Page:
In their X-Force Threat Intelligence Report 2016, IBM tells us that some small improvements have been made in cybersecurity over the past year. After some estimates suggested that there had been more than one billion personally identifiable information (PII) leaks, 2015 saw areas of slowed growth, and even some areas of improvement. However, 2015 also saw an increase in the sophistication of techniques, and attacks beyond US borders.
While “lower value” PII like e-mails, passwords, and credit card data was still attractive, the demand for leaked data trended toward higher value records like health-related and other sensitive data. One example of this was the US Office of Personnel Management data breach which included security clearance information, fingerprints, background check data, and comprehensive personal details of millions of federal workers.
Other trends included over 100 million PII records, infected ads (or “malvertising”) resulting in the installation of ransomware and other types of malware, and a reminder of the importance of basic security practices when misconfigured NoSQL databases exposed more than 200 million combined records.
Retail breaches shifted from targeting larger retail chains to instead targeting smaller businesses, POS service providers and niche payment systems. Hotels were also targeted including Trump, Starwood and Hyatt and, in these cases, the POS service, again, was often a target.
In addition to a more traditional theft of information for sale, 2015 saw an increase in the theft of highly private data from adult websites including Adult Friend Finder and Ashley Madison which created opportunities for extortion and social engineering, which, in turn, was linked to a number of suicides and highlighted the issues with the overlap between physical and digital identity.
Digital attacks also became more physical, including researchers remotely taking over a vehicle, and attackers disrupting electricity in a region of Ukraine for several days. It was discovered that attackers had made over $100M USD over five years by infiltrating public relations websites and using insider information from not-yet-published press releases. Finally, a DDoS attack grounded Polish airline in Warsaw.
There is also concern that opportunities for other types of cyber-extortion have been created by the success of ransomware schemes targeting end users. Organized crime groups like DD4BC32 and the Armada Collective attempted extortion campaigns that attacked private secure e-mail providers. Most business tolerated sustained outages while they solved the problem through their own defenses rather than pay the ransom.
Attacks of opportunity – those that cast a wider net for smaller fish – continue to be an issue. This is exacerbated by a new generation of developer tools and frameworks that make it possible for developers to create large scale sites including dating communities, media, and applications, without having the knowledge to make them secure.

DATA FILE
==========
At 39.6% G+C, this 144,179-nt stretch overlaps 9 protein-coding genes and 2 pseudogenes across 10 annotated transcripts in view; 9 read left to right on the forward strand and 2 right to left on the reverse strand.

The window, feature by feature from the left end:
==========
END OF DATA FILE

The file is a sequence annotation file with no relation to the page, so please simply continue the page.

IBM’s forecasts for cybercrime breaking borders, rising card-not-present (CNP) fraud, an escalation in the sophistication of mobile threats, wide use of anonymity networks and stronger encryption, burgeoning fraud methods for new payment schemes, and Biometrics becoming a target were not just met, but actually exceeded in 2015.
The report suggests that the reason for the unprecedented rate of these cybercrimes lies in the increased presence of full-blown criminal organizations that operate like businesses with dedicated teams for various tasks, talented developers, strong connections and collaboration, and massive funding. This, in turn, led to a scaling up of the magnitude and breadth of every type of malware cyberattack. The network of providers who supply these organizations with infrastructure, services and crime-specific commodities has come to be known as “Crimeware as a Service” or CaaS and they are not only providing options for PC-based crime, but also for more difficult to master mobile phone-based crime.
In 2015, IBM X-Force found a total of just under 9,000 new security vulnerabilities, the highest number they have seen and recorded over the last 20 years. Common reasons for security incidents continue to include weak password policies, excessive privileges, missing patches, denial-of-service attacks, data server misconfigurations, lack of encryption and more. On an organization-wide level, IBM has noted that organizations can be more secure by monitoring vulnerabilities that may affect the technologies that they are using to protect them, knowing all the sources of their data using a thorough asset inventory, understanding how critical their vulnerabilities are and the danger they pose to effectively supporting and growing the business, and completing vulnerability scans to identify risks, and remediating vulnerabilities.